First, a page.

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Regulating and inspecting working conditions could be good for both workers and business
  1. Fernando G Benavides1,2,
  2. Benjamin C Amick III3,4,
  3. George L Delclòs1,2,5
  1. 1Department of Experimental and Health Sciences, Center for Research in Occupational Health, Universidad Pompeu Fabra, Barcelona, Spain
  2. 2CIBER of Epidemiology and Public Health (CIBERESP), Spain
  3. 3Division of Health Promotion and Behavioral Sciences, The University of Texas School of Public Health, Houston, Texas, USA
  4. 4Institute for Work and Health, Toronto, Canada
  5. 5Division of Epidemiology, Human Genetics and Environmental Sciences, The University of Texas School of Public Health, Houston, Texas, USA
  1. Correspondence to Professor Fernando G Benavides, Department of Experimental and Health Sciences, Center for Research in Occupational Health, Universidad Pompeu Fabra, Doctor Aiguader 88, Barcelona 08003, Spain; fernando.benavides{at}upf.edu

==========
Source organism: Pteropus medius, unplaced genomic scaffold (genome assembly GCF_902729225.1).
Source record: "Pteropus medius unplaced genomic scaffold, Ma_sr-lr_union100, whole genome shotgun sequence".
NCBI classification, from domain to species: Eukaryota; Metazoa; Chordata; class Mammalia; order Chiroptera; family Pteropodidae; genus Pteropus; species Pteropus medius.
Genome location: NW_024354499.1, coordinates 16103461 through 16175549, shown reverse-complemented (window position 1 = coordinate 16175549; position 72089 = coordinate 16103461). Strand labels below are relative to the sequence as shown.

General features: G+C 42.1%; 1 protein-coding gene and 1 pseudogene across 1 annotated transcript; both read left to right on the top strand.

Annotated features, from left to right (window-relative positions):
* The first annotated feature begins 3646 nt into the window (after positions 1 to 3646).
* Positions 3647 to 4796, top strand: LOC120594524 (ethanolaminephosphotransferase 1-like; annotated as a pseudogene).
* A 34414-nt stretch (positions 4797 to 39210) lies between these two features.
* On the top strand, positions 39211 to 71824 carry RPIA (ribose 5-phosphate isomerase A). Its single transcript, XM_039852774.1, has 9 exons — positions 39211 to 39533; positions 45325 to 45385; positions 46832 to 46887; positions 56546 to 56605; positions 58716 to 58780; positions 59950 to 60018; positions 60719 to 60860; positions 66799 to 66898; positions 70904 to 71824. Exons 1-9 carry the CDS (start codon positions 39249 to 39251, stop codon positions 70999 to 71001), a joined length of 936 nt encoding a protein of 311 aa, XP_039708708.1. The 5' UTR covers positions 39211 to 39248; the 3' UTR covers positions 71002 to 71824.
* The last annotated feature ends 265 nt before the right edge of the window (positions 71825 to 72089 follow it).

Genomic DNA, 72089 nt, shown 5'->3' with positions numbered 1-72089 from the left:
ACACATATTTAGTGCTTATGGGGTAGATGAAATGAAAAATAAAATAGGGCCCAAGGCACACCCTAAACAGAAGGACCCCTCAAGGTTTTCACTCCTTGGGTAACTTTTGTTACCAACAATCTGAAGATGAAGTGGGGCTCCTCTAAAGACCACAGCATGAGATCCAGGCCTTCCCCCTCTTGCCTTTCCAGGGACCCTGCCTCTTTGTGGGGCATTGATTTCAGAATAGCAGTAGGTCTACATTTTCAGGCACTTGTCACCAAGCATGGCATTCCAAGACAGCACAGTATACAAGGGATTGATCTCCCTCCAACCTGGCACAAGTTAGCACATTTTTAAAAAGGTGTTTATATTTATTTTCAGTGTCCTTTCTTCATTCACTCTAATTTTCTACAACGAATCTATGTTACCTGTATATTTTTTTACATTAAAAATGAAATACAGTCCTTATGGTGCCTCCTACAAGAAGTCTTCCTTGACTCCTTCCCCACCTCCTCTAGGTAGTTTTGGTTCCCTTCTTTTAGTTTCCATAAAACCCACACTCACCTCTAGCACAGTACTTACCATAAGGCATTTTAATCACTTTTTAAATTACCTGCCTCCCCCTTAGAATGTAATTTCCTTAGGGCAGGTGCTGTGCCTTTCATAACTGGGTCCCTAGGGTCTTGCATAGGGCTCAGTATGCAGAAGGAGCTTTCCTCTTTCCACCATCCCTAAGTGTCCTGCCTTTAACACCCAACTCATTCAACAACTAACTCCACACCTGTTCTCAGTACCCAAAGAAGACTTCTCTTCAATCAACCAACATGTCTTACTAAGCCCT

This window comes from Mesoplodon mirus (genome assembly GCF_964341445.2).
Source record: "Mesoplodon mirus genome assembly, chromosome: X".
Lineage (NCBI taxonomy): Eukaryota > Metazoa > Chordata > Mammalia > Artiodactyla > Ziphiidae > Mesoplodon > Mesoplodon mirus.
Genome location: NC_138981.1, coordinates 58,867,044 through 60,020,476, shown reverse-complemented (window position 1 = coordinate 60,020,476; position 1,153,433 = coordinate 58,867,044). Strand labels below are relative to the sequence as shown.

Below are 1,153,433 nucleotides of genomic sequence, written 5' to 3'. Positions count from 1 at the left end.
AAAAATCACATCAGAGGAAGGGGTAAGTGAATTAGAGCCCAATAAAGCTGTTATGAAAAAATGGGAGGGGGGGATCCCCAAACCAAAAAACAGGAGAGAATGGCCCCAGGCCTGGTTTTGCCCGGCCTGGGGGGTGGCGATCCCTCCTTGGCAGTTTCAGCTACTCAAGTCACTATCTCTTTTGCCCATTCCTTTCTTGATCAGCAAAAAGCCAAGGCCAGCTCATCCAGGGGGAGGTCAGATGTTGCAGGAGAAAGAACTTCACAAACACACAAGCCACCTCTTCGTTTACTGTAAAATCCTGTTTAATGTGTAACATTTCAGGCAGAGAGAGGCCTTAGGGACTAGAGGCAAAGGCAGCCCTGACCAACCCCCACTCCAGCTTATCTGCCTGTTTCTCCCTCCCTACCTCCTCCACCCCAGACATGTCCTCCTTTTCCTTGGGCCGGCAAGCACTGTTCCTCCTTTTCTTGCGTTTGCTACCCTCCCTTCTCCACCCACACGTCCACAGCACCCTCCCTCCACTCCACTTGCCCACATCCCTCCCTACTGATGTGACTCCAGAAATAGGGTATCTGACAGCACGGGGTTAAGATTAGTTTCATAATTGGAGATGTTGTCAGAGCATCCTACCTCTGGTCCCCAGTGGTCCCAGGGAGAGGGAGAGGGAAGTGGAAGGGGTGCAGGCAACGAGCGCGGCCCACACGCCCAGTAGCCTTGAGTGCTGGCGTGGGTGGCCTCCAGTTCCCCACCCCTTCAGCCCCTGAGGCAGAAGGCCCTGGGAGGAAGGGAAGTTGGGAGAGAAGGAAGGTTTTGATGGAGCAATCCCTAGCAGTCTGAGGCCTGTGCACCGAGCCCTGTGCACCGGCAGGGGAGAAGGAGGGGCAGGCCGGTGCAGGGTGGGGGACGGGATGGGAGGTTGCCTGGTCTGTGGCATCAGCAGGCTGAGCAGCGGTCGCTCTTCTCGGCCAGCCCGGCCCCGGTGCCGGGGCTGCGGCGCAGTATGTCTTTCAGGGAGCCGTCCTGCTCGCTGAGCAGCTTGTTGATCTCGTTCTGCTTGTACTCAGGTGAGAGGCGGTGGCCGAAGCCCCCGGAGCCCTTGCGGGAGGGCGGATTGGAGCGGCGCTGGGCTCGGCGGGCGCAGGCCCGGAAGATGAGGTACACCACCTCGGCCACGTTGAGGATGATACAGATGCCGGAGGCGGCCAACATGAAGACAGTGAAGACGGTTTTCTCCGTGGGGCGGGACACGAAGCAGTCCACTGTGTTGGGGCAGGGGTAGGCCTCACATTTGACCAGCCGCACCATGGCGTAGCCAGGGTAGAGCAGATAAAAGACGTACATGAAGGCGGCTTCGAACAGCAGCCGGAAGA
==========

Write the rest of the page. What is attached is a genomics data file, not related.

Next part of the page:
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Work participation is central to human well-being. Whether and how people participate in work remains a key determinant of health and health inequalities.1 Regulating and enforcing safe and fair working conditions (including employment conditions, such as type of contract, salary, occupational hazards and social protection benefits) are essential to maintain and improve health and reduce disparities. Some contend regulations destroy jobs and businesses without actually protecting worker health. This debate reflects a broader public policy difference between those who defer to the ability of the labour market to self-regulate and those who believe that competitive labour markets are imperfect and must be regulated. In fact, in the most recent European Survey of Enterprises at Work and Emerging Risks,2 90% of 36 000 responding public and private companies with more than 10 employees from 31 countries indicated their major reason for addressing health and safety measures was ‘fulfilment of legal obligations.’ Access to sound scientific evidence could support a more balanced …

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